We are a group of like-minded individuals who believe the nature of conversation is evolving. It is our mission to illuminate this evolution, educate on how to traverse the new media landscape and inspire others to initiate conversations of their own.

What do you mean by “Conversations”?

Conversations are any kind of engagement in which thoughts are shared, ideas are exchanged and lives are changed. A Conversation is a dissemination of a point-of-view, a connection with an audience and a reciprocation to the originator. It is how we learn and grow.

What is a New Communicator?

Anyone who is compelled to engage in conversation by utilizing a mixture of new and traditional tools to share their point-of-view with the world.

Why are you doing this?

We want to seek out and share the stories of those who have found a way to break through to their audience in an authentic way using any medium, digital or otherwise. Too much emphasis is placed on the technology behind interaction, when it is the content and quality of the conversation that matters most.

How do you intend to make this happen?

We see our role as gracious facilitators providing an online space for participants to promote their gatherings, connect with collaborators and venues, and use our connections in the community to provide a context to share their experiences and promote their ideas.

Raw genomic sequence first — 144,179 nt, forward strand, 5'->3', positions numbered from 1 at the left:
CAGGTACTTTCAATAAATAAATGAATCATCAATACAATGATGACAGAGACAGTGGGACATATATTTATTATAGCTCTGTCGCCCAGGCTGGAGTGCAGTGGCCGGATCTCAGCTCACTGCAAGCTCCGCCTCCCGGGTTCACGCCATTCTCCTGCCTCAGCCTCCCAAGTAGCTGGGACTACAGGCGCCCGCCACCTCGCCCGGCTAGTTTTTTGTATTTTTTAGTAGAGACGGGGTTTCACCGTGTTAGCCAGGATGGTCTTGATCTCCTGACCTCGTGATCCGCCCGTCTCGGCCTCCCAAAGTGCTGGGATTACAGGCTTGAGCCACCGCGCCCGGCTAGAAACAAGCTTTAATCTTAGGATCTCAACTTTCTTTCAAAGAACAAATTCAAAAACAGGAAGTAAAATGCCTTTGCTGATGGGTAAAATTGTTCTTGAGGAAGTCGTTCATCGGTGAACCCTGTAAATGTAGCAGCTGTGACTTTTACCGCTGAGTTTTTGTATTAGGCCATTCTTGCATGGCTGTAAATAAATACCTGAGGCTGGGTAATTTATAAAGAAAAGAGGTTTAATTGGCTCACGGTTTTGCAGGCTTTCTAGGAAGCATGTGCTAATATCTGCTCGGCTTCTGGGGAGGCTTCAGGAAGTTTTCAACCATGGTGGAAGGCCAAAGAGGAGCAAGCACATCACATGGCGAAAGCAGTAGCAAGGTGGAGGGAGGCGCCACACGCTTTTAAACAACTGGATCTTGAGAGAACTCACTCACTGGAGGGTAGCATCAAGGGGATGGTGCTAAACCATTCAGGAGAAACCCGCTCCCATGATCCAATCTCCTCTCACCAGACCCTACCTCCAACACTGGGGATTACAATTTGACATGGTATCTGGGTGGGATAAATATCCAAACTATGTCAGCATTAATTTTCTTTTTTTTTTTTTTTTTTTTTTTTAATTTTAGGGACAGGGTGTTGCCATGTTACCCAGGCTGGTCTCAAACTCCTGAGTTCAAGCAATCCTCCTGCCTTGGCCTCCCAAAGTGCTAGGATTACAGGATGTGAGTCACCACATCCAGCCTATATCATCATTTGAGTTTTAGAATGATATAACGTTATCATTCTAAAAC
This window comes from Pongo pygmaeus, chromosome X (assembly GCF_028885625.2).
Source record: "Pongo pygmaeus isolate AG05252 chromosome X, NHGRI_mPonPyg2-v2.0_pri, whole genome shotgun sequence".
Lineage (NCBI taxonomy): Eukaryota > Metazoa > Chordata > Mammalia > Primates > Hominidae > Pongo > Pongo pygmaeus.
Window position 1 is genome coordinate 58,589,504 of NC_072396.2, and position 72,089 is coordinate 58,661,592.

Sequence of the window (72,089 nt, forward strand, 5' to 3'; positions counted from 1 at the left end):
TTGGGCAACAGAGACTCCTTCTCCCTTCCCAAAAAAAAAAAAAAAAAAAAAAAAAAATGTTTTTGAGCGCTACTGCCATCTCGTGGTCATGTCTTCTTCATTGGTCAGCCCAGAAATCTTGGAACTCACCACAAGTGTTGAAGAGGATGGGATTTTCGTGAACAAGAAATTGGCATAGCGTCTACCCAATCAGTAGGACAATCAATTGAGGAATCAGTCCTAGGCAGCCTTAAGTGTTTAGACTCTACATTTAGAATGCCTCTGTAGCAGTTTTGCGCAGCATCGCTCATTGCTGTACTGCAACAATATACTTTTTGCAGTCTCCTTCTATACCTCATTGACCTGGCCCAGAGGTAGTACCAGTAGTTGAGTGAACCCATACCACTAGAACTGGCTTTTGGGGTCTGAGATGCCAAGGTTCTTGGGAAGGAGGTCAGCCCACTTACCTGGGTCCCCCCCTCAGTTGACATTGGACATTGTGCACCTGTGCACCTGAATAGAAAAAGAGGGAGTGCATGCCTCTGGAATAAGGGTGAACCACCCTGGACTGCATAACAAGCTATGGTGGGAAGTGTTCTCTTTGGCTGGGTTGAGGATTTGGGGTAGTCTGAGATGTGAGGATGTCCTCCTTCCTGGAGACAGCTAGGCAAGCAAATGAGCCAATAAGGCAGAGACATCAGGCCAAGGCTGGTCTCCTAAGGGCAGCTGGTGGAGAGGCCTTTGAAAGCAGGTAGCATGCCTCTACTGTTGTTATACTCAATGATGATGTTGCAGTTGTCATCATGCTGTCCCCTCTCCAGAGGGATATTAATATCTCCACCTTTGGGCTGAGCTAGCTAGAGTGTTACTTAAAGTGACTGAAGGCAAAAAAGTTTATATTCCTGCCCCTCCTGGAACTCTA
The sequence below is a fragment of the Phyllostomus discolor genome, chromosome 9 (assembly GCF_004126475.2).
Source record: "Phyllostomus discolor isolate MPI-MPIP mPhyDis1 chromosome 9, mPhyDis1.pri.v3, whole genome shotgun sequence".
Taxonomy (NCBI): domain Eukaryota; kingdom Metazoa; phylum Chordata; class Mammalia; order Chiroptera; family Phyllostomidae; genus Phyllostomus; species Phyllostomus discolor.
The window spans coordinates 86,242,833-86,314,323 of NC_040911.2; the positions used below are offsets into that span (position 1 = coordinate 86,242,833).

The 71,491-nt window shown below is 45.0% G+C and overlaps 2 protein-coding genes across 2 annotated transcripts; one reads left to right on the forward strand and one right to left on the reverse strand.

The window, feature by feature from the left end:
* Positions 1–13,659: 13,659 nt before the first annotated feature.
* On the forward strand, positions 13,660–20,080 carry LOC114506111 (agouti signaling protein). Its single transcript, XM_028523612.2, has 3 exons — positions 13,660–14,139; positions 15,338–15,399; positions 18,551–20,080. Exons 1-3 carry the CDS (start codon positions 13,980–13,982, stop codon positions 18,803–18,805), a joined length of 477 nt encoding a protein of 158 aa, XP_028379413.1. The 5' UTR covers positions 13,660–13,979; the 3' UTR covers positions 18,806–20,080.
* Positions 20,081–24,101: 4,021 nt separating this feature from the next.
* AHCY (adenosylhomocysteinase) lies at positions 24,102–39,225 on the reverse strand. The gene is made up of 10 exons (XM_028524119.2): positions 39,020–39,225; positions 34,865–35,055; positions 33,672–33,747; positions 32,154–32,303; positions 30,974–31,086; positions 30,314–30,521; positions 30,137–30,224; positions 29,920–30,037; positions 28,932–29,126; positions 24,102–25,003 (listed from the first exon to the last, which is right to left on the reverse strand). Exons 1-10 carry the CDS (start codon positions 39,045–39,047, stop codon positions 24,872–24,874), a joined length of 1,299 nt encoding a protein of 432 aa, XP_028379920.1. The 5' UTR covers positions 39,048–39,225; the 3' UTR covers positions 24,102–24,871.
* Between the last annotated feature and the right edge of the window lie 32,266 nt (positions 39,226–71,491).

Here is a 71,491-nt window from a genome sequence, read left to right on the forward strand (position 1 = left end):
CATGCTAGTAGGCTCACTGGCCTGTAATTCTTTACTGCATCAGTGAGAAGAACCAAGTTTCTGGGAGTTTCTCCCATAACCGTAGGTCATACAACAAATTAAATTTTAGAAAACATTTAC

Where is Substance Located?

Looking for 1551 SE Poplar? Here’s what it looks like from outside: http://twitpic.com/g5705

How Can I Participate?

Simply visit The New Communicators, or follow them on Twitter at @thenewcom, and the hashtag #thenewcom.

Hey! What Are You Doing!? | 10 Ways to Optimize Your Time and Increase Productivity


Being a webworker is a fun but challenging task. It calls for dedication, focus and the ability to not get distracted by all of the distracting stuff out there on the web.

Since taking on the challenge of working for myself, I’ve learned a few things about being productive online. If you’re struggling with productivity, or thinking of taking your work online, you might like these tips. If applied correctly, they’ll save you a lot of wasted time. If you’re your own boss, it’s sometimes difficult to keep on track. And more time is what you can get from working for yourself. That time is time spent traveling, or with your spouse or kids, or with your friends.

1. Make a To-Do list Before Using Your Computer

Before even looking at your machine, sit down with an analog piece of paper and write down what you really need to do. Organize these tasks into categories, like “time” or “finance”. Organizing the tasks will allow you to do all of the tasks related to finance at the same time, instead of switching around to different tasks. Do the easiest tasks first, and allow only one or two minutes for each. Tackle the most difficult tasks after taking a short break, or break up the difficult tasks into small pieces and attack those similarly.


2. Set a Time Limit

If you’re jumping on a task, set a time limit for yourself. Say, “I’m going to only work on this for 20 minutes. Let nothing else distract you for those 20 minutes. When the time is up At the end of 20 minutes see how much you’ve accomplished the task.

3. Don’t Try to Do More Than 2-3 Big Things Per Day

When I first considered starting a blog, I wanted to do everything in one day. I later realized that doing small things would be more feasible and stronger. If a beach is made of a trillion particles of sand, then a powerful web presence is the accumulation of millions of tiny actions, slowly building themselves into something over time.

4. Use Paper to Organize Your Thoughts